FDA Grants Priority Review to Givosiran for Treating Acute Hepatic Porphyria

FDA Grants Priority Review to Givosiran for Treating Acute Hepatic Porphyria

The U.S. Food and Drug Administration (FDA) has accepted and granted priority review status to Alnylam Pharmaceutical’s new drug application (NDA) seeking approval of givosiran for treating acute hepatic porphyria (AHP).

Priority review means the FDA’s decision on whether to approve the therapy is expected within six months instead of the 10 months under standard review. A decision is expected to be made by Feb. 4, 2020.

Givosiran, also known as ALN-AS1, is an investigational RNA-based therapy (meaning it targets the RNA, a molecule generated from DNA and the template for protein production). The therapy blocks the activity of the aminolevulinic acid synthase 1 (ALAS1) enzyme, preventing the accumulation of toxic molecules that cause AHP.

Anylam’s NDA submission to the FDA was based on data from the company’s Phase 3 ENVISION trial.

The study (NCT03338816) randomized 94 AHP patients, including 89 with acute intermittent porphyria (AIP), to receive givosiran, at a dose of 2.5 mg/kg administered by a subcutaneous (under-the-skin) injection once a month, or a placebo.

Data from an interim analysis of 41 patients showed that treatment with givosiran significantly decreased the levels of aminolevulinic acid (ALA), a key biomarker of AHP, in the patients’ urine, compared with the placebo.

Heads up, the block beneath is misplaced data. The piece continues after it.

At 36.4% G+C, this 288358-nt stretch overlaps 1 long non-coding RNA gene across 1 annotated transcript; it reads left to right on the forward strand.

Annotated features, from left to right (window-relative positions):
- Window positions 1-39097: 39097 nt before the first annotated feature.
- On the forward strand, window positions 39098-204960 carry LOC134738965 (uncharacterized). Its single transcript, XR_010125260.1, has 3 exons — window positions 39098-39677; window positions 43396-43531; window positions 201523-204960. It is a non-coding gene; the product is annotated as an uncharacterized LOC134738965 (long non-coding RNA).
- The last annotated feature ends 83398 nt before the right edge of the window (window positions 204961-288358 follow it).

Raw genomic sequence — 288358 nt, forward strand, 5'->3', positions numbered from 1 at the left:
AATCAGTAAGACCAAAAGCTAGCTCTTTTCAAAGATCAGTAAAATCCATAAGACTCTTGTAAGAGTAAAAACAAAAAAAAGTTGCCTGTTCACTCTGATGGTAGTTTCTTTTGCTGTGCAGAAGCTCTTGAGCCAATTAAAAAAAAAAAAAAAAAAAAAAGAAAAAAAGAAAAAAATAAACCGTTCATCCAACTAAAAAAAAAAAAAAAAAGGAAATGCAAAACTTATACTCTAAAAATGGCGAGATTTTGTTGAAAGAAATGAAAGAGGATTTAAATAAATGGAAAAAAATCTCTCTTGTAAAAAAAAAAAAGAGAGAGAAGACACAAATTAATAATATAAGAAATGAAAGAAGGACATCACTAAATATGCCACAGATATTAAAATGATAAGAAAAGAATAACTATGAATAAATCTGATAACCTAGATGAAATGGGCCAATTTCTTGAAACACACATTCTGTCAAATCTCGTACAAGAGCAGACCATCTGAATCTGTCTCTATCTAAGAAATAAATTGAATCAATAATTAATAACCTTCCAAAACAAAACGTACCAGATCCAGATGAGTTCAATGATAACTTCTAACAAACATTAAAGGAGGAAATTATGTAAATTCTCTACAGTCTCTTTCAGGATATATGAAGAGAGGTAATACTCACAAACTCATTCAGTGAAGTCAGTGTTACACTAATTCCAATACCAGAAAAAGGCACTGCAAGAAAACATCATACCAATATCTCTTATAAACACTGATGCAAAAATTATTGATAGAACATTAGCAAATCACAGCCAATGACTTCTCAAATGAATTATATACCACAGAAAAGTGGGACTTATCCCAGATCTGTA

Full updated data from the trial showed that givosiran decreased by 74% the annual rate of porphyria attacks compared to patients treated with a placebo. In addition, it lowered the levels of ALA in the patients’ urine by 92%, which was in agreement with previous results from the interim analysis.

Patients who completed the six-month treatment period in the ENVISION trial (99% of them), decided to continue treatment with givosiran for an additional 30 months in an open-label extension study.

Givosiran was found to be safe and well-tolerated by patients, with no new safety concerns. The most common adverse side effects seen during the trial in givosiran-treated patients included nausea, injection site reactions, abnormal kidney function, and fatigue.

Alnylam has submitted a Marketing Authorization Application (MAA) of givosiran to the European Medicines Agency (EMA), which has also been accepted.

Givosiran received breakthrough therapy designation from the FDA and priority medicines, or PRIME, designation from the European Medicines Agency (EMA), as well as orphan drug status from both regulatory agencies.

Patricia holds her Ph.D. in Cell Biology from University Nova de Lisboa, and has served as an author on several research projects and fellowships, as well as major grant applications for European Agencies. She also served as a PhD student research assistant in the Laboratory of Doctor David A. Fidock, Department of Microbiology & Immunology, Columbia University, New York.
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Patricia holds her Ph.D. in Cell Biology from University Nova de Lisboa, and has served as an author on several research projects and fellowships, as well as major grant applications for European Agencies. She also served as a PhD student research assistant in the Laboratory of Doctor David A. Fidock, Department of Microbiology & Immunology, Columbia University, New York.

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